I meant “poll” in the general sense of the word. As in: the rate at which the mouse takes readings on the surface in front of it. I didn’t mean to conflate this with the USB clock speed (which also happens to be referred to as the “polling rate”) Perhaps I should have chosen a different word. Let’s just call it the “update rate”.
The way it works is like this: Every time the mouse detects that it’s moved a “dot” (an arbitrary unit of physical resolution on your desk which has nothing to do with pixels), it registers an update in that direction. In this way, the update rate (or “polling rate” as I was previously calling it) is directly controlled by the DPI setting. A lower DPI means that the dots are farther apart and the updates occur less frequently.
As the updates are recorded by the mouse drivers they track two separate numbers for +/- x and +/- y. Every time the USB port is read these totals are sent to whatever software is interacting with the mouse driver. This happens once every 8ms at 125hz (the default) or once every millisecond at 1000hz (the standard for most gaming mice). The software (IE: Borderlands 3) which receives these updates can do whatever it wants with those +/- totals, but it typically just multiplies them by a sensitivity number and translates them into in-game viewing angle adjustments.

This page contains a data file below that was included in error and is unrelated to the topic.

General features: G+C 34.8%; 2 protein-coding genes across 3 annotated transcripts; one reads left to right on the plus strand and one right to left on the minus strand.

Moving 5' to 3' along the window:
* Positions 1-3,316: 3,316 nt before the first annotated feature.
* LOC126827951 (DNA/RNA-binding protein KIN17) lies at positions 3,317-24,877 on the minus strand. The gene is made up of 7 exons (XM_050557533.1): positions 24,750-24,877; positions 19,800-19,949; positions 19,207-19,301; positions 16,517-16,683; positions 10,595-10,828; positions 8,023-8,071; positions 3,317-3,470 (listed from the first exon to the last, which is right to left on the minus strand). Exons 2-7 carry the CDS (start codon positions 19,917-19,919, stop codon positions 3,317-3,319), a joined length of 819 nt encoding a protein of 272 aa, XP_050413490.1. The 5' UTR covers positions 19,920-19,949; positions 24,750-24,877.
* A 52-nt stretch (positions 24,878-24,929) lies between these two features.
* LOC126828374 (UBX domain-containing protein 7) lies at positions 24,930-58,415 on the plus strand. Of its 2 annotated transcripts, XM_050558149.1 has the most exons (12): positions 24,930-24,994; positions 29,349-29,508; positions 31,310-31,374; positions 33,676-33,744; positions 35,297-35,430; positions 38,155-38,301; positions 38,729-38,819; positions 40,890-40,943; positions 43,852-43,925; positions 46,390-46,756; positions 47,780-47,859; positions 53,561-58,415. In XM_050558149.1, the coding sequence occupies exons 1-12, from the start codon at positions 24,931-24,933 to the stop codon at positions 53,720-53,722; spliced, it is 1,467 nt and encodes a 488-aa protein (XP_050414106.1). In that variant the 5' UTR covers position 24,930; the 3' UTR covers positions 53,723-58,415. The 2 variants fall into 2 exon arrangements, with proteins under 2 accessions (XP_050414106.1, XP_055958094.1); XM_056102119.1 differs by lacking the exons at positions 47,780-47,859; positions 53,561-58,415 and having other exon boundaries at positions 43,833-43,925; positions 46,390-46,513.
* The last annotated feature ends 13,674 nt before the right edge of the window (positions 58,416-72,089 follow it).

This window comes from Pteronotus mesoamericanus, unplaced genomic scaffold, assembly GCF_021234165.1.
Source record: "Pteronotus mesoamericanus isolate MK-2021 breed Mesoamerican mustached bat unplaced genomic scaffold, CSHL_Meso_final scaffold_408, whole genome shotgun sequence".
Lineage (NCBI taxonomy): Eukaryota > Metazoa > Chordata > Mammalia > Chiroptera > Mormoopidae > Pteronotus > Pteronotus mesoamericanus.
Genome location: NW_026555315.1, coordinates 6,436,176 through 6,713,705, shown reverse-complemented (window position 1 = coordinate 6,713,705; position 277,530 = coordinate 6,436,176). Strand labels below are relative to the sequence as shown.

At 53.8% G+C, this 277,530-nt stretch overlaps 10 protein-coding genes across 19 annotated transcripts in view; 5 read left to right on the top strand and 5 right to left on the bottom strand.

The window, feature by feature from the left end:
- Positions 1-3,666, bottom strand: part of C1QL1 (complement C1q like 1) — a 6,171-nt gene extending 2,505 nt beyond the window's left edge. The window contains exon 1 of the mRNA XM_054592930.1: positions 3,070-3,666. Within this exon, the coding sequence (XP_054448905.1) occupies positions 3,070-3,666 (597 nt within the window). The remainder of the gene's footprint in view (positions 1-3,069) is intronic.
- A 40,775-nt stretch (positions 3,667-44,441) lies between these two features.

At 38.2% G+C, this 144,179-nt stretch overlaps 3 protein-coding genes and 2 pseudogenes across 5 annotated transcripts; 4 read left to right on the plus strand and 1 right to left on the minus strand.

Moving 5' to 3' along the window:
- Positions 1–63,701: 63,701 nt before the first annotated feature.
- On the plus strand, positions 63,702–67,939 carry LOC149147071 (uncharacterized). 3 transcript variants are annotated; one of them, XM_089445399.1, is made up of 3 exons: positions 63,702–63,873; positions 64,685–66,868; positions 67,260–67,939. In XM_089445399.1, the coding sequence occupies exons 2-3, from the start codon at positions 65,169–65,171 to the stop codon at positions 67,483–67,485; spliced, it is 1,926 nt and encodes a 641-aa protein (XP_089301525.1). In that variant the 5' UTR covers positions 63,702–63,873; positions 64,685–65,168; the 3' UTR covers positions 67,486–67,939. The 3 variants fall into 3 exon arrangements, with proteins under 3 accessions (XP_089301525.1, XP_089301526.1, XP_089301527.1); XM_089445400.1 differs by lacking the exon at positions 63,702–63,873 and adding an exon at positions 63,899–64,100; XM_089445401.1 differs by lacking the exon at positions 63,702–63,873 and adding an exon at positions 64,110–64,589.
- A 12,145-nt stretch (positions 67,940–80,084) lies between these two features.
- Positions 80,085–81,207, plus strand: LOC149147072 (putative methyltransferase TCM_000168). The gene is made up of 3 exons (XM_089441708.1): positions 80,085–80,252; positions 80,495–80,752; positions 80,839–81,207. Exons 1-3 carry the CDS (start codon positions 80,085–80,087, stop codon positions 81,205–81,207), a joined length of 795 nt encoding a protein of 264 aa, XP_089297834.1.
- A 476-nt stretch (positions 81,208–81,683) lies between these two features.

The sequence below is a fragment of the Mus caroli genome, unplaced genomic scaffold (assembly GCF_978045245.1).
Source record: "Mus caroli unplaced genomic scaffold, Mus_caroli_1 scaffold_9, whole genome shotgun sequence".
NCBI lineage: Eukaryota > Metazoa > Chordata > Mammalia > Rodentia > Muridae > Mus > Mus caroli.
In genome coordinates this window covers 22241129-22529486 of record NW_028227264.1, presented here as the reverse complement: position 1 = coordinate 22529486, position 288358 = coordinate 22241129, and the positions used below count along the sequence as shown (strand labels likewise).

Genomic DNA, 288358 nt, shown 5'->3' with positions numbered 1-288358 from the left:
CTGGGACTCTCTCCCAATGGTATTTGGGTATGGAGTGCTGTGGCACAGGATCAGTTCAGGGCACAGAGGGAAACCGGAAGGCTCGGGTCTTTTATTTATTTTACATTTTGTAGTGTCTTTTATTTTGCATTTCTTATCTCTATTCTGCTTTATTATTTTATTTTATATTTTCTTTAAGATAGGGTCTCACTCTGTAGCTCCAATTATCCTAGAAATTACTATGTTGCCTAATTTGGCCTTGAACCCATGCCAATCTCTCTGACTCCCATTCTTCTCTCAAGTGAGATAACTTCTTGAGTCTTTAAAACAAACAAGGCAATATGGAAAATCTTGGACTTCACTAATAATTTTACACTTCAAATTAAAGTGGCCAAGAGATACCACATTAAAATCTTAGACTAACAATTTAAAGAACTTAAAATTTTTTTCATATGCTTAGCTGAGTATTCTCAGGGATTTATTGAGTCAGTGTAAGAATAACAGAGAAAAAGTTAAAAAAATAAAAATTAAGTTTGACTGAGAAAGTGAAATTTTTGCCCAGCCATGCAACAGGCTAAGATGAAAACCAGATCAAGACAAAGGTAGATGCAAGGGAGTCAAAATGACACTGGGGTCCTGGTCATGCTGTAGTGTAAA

This process ends up making DPI feel like it’s only adjusting the sensitivity, because more frequent updates end up causing the +/- totals to have higher net values. The game then ends up translating these into larger angle adjustments per USB cycle than you’d get with a lower DPI.
If you were to lower your DPI to something horrible like 10 you’d absolutely start to notice the lack of precision. It’s arguable that anything above 1000 DPI or so is unnoticeable and does effectively translate to a sensitivity adjustment, but I guarantee that at a technical level it’s also more physically precise.